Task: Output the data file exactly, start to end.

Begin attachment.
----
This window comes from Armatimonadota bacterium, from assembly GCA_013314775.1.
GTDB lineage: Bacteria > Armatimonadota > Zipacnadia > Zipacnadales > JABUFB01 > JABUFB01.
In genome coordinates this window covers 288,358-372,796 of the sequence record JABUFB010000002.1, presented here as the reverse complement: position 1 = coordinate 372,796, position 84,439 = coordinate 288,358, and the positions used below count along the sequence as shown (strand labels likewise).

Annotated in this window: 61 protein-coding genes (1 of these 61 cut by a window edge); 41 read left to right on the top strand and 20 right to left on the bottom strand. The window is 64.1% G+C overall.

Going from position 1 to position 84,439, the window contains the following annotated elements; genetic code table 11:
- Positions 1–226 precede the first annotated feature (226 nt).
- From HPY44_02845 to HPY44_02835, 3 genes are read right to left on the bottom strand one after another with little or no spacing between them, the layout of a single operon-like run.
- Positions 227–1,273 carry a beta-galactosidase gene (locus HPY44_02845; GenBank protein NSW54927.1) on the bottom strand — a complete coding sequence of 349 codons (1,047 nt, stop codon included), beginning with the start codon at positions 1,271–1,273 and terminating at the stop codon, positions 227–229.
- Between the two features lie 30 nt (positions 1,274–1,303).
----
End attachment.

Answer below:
This window comes from Armatimonadota bacterium, from assembly GCA_013314775.1.
GTDB lineage: Bacteria > Armatimonadota > Zipacnadia > Zipacnadales > JABUFB01 > JABUFB01.
In genome coordinates this window covers 288,358-372,796 of the sequence record JABUFB010000002.1, presented here as the reverse complement: position 1 = coordinate 372,796, position 84,439 = coordinate 288,358, and the positions used below count along the sequence as shown (strand labels likewise).

Annotated in this window: 61 protein-coding genes (1 of these 61 cut by a window edge); 41 read left to right on the top strand and 20 right to left on the bottom strand. The window is 64.1% G+C overall.

Going from position 1 to position 84,439, the window contains the following annotated elements; genetic code table 11:
- Positions 1–226 precede the first annotated feature (226 nt).
- From HPY44_02845 to HPY44_02835, 3 genes are read right to left on the bottom strand one after another with little or no spacing between them, the layout of a single operon-like run.
- Positions 227–1,273 carry a beta-galactosidase gene (locus HPY44_02845; GenBank protein NSW54927.1) on the bottom strand — a complete coding sequence of 349 codons (1,047 nt, stop codon included), beginning with the start codon at positions 1,271–1,273 and terminating at the stop codon, positions 227–229.
- Between the two features lie 30 nt (positions 1,274–1,303).